While multilateralism suggests a spirit of harmony and a collective bolstering of strength, it is not clearly the most practical or cost-effective way to resolve the piracy problem. Utilizing public navies geared for war to fight against criminals with simplistic motives of robbery and plunder does not necessarily make sense. The public weal is only so great, and assigning the precious resources of an already over-stretched U.S. military that is fighting wars on multiple fronts is not the only, or for that matter, the best solution. Most importantly, it has so far proven to simply not work. In April 2009, the first American-crewed ship was hijacked (at least the 6th commercial ship that week) off the Horn of Africa, demonstrating that pirates continue to operate with near impunity despite the vigorous efforts of many nations to deter them with naval warship patrols.
Thus, relying entirely upon the military not only wastes resources but also leads to poor results.
While contractor advocates often claim, without proven data to back it up, that the use of contractors is cost-effective Ms. Schwartz outlines some reasons why it might actually be true in this case.
PMFs would likely be able to requisition the necessary smaller boats and materials more efficiently than the U.S. government, and sell them on the market once no longer needed. The government, as a large bureaucracy, is inherently more slow-moving in such acquisitions due to budgetary approval processes and political considerations. The type of hefty economic investment involved in maintaining behemoth warships like the ones the U.S. is currently using in this conflict could be avoided by hiring PMFs.
Second, utilizing PMFs makes economic sense in these circumstances not just in terms of equipment, but more importantly in terms of personnel. Donald Rumsfeld, the former Secretary of Defense, has stated as much, saying "it is clearly cost effective to have contractors for a variety of things that military people need not do, and that for whatever reason other civilians, government people, cannot be deployed to do." For the military, recruiting and properly training soldiers to battle pirates could take months or years with much longer deployment lead times than the PMFs would need. Each new soldier recruited by the government requires an enormous long-term investment in the form of training, salaries, and extended benefits. PMFs, on the other hand, can quickly recruit personnel with the requisite expertise from a "global pool of former military [officers] and fill short-term contracts with finite costs." The cost savings accomplished by the PMFs structure and capabilities will be passed on to the U.S. government because the huge number of firms and intense competition will assure prices are kept down.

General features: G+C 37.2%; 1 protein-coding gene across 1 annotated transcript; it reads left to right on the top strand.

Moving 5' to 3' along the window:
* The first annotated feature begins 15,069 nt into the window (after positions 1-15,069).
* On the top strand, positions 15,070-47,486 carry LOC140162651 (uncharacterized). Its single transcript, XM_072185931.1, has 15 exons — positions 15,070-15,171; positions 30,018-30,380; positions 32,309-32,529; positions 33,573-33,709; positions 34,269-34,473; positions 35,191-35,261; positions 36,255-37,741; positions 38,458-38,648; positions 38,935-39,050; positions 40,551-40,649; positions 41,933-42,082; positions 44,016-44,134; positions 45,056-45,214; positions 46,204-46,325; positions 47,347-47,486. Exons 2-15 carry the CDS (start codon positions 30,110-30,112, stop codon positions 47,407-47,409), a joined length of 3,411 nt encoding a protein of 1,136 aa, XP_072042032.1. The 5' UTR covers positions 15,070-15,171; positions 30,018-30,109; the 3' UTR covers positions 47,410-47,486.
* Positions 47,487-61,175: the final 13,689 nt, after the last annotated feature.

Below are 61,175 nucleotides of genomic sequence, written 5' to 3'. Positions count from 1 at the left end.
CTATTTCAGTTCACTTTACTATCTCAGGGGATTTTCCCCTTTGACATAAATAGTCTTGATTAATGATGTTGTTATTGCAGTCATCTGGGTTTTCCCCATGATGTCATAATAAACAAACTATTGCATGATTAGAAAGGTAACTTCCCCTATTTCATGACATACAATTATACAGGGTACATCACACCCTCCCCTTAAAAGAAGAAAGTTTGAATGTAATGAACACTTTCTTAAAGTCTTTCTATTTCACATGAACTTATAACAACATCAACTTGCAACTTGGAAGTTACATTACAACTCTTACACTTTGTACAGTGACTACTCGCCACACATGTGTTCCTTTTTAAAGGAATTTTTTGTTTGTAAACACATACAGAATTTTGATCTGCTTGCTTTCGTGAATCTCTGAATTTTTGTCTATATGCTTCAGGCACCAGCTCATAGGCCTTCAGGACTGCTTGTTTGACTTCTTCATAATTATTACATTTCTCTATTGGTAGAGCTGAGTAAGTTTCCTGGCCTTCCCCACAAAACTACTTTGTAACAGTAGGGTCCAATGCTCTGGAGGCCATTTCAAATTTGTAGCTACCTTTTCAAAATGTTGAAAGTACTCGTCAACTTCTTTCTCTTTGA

In general, utilizing private forces would introduce a level of flexibility that the government simply does not have. The government can authorize contracts with PMFs that employ them only on a short-term basis, allowing the government to sever its financial commitments quickly, reducing or eliminating the need for the presence of a more expensively maintained public uniformed force.
Not only does this scenario free resources for conflicts that more urgently require the sophistication of the public navies, but it is perhaps more politically digestible domestically, since it removes the chance that members of the U.S. military will be wounded or killed on the front lines battling pirates. President Clinton was able to intervene and halt the ethnic cleansing in Kosovo in part because his reliance on private contractors in supporting roles reduced the number of troop deaths at risk.
Moreover, in this situation, the U.S. government would almost certainly decrease its expenses further by involving shipping companies in the payment of contractors. Shipping companies, as previously discussed, are currently making enormous outlays in ransoms and insurance expenditures, as well as bearing the costs of diverted routes. It is appropriate, and would ultimately be cost effective, for these companies to share in the costs of hiring PMFs. The exact breakdown of payment should be hashed out between Congress and the American shipping industry, but both will be motivated to come to an agreement since each party will ultimately save in its investment. Negotiations will likely be smoother because the interests of the U.S. and its shippers are more clearly aligned as compared to the U.S. and multiple countries that often have difficulty working together because of underlying tensions or motivations.